Ole, 38, is the son of Ilka Hartmann of Bolinas. Ilka is a native of Germany, who as a small girl during World War II barely survived the fire bombing of Hamburg. She came to the United States in 1964. Ilka has taught classes on the Holocaust and on German literature at Sonoma State University, but she is best known for her documentary photographs of the Black Panthers, the anti-War Movement, the United Farm Workers, the 1969-71 American Indian occupation of Alcatraz, and other social causes.

Ole’s father is China scholar Orville Schell of Berkeley, where he formerly was dean of the University of California’s Graduate School of Journalism. Previously a resident of Bolinas, he authored The Town that Fought to Save Itself (with photos by his then-wife Ilka) and was once a partner with rancher Bill Niman, raising cattle and hogs in a humane and environmentally sound fashion. He is currently Director of the Center on US-China Relations at the Asia Society. We’ll get back to that in a moment.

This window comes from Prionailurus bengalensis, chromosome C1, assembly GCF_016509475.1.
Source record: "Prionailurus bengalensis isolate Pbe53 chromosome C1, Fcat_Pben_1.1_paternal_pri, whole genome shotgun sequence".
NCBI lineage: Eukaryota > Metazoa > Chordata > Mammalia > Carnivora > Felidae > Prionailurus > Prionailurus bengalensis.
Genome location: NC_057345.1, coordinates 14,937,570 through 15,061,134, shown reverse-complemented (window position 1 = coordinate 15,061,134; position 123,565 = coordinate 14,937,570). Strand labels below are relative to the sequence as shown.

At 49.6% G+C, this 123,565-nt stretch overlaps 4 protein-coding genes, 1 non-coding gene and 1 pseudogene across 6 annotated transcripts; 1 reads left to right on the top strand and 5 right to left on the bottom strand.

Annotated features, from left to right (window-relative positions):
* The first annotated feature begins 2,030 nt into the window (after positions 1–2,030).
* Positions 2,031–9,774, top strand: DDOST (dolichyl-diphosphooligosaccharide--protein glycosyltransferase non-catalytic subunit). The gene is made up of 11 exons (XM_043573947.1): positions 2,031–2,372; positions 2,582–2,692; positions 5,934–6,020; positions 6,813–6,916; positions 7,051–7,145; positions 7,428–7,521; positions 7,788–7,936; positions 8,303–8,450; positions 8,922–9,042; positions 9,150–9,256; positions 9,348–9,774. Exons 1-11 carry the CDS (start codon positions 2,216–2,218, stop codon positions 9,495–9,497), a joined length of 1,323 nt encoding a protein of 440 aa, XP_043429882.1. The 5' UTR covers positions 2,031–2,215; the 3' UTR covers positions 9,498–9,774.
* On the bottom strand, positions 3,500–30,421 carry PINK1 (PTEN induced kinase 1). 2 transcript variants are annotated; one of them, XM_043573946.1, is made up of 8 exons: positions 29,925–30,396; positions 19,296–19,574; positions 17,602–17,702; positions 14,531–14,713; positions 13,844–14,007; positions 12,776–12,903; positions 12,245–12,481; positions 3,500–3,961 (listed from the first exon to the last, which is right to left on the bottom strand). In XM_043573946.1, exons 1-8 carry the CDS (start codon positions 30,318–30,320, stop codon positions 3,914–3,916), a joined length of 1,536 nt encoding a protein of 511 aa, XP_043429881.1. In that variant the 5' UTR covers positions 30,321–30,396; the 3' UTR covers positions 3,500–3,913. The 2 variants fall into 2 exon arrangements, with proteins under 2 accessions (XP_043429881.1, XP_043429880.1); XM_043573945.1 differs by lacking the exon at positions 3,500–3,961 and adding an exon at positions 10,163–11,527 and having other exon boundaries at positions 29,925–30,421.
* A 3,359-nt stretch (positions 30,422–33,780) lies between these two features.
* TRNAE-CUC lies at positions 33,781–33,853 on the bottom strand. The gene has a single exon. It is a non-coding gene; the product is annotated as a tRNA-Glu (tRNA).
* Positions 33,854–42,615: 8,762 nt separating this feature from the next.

The subject of Ole’s film could not be more unlikely. Lil’ Buck performs a Memphis version of hip-hop known as jookin’. The dance style originated in the late 1980s, says Ole, but it never caught on in the rest of the country. In jookin’, the top of the dancer’s body remains stiff while the legs are fluid, moving almost like water, Ole explains.

Performing along with Lil’ Buck at the National Performing Arts Center in Beijing, Meryl Streep recites a Chinese poem in English accompanied by Yo-Yo Ma on the cello. Although of Chinese descent, Ma was born in France and moved to New York with his family when he was five. The concert was part of a Forum on Arts and Culture organized by the Asia Society’s Center on US-China Relations, of which Ole’s father is director.

Lil’ Buck jookin’ beside the Los Angeles River at the beginning of the film.

In Ole’s documentary, Charles “Lil’ Buck” Riley says that some of his friends in Memphis have been incarcerated; some still are; some have been killed by police and some others in shootouts. In escaping from street life, Lil’ Buck says, he told himself, “I got this gift [as a dancer], and I gotta do something with it.” So he did and eventually studied classical ballet.